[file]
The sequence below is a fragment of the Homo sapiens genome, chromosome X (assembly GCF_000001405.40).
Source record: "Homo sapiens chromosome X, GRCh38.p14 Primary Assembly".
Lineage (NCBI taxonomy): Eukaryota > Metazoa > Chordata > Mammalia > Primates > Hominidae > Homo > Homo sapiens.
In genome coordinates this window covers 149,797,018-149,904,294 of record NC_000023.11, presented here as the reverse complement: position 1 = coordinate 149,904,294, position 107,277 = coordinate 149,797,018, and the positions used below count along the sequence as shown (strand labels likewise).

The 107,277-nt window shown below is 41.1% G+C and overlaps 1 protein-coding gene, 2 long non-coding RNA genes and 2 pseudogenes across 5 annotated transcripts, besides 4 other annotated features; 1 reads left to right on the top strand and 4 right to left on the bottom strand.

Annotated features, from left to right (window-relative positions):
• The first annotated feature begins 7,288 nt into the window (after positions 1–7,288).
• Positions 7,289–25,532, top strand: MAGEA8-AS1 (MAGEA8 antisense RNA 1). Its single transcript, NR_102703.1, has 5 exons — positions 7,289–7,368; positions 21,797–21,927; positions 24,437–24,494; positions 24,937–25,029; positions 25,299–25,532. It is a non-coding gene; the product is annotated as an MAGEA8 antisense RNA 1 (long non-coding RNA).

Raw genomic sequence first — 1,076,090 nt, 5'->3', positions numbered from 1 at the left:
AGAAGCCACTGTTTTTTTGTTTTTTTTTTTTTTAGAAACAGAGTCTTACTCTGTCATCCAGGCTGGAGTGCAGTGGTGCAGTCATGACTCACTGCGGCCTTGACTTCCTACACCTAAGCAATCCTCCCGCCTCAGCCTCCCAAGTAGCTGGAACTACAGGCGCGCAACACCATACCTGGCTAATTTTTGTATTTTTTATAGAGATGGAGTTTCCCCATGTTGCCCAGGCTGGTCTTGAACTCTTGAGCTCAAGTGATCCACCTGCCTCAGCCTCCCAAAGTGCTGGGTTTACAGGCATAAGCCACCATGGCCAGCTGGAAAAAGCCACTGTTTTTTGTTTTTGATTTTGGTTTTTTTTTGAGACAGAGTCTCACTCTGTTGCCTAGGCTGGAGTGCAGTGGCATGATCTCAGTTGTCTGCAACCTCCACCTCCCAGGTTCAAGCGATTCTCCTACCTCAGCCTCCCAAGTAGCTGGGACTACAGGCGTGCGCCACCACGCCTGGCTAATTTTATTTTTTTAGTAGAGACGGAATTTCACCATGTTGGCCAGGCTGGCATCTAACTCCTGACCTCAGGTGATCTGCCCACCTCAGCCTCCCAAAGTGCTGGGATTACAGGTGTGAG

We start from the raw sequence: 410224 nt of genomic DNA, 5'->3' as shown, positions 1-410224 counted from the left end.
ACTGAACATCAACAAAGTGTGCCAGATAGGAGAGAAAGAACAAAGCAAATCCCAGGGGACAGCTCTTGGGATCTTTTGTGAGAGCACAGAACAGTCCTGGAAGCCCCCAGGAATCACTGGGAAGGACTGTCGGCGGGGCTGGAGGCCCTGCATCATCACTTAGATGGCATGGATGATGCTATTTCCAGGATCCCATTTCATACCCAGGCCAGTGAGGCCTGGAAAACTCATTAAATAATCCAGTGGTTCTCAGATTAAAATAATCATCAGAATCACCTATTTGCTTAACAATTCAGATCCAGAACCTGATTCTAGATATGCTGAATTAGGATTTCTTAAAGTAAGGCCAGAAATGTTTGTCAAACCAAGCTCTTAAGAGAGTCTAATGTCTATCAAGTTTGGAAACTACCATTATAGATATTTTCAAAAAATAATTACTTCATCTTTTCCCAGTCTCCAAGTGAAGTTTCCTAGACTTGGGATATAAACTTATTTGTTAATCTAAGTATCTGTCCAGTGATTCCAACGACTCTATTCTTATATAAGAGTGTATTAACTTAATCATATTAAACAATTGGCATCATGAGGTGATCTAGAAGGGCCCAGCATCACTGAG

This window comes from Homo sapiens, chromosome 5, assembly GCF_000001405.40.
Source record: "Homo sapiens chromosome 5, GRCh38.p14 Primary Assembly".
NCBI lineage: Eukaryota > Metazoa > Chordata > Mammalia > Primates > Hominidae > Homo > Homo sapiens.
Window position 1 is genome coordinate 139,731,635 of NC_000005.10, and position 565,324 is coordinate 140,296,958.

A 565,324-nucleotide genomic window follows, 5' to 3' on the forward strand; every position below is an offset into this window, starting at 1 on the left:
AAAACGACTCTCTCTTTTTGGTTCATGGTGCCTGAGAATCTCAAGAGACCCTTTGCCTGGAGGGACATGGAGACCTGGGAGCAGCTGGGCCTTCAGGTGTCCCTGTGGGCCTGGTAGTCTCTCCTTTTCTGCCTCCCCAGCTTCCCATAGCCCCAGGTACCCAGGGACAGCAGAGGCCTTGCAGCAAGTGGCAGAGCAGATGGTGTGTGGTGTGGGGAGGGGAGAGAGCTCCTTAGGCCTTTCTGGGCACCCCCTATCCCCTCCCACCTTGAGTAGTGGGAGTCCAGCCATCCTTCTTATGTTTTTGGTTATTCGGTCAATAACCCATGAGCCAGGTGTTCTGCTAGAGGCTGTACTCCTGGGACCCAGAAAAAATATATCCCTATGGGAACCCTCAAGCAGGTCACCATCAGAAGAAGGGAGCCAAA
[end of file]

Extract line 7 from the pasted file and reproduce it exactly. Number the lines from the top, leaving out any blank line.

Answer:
• The first annotated feature begins 7,288 nt into the window (after positions 1–7,288).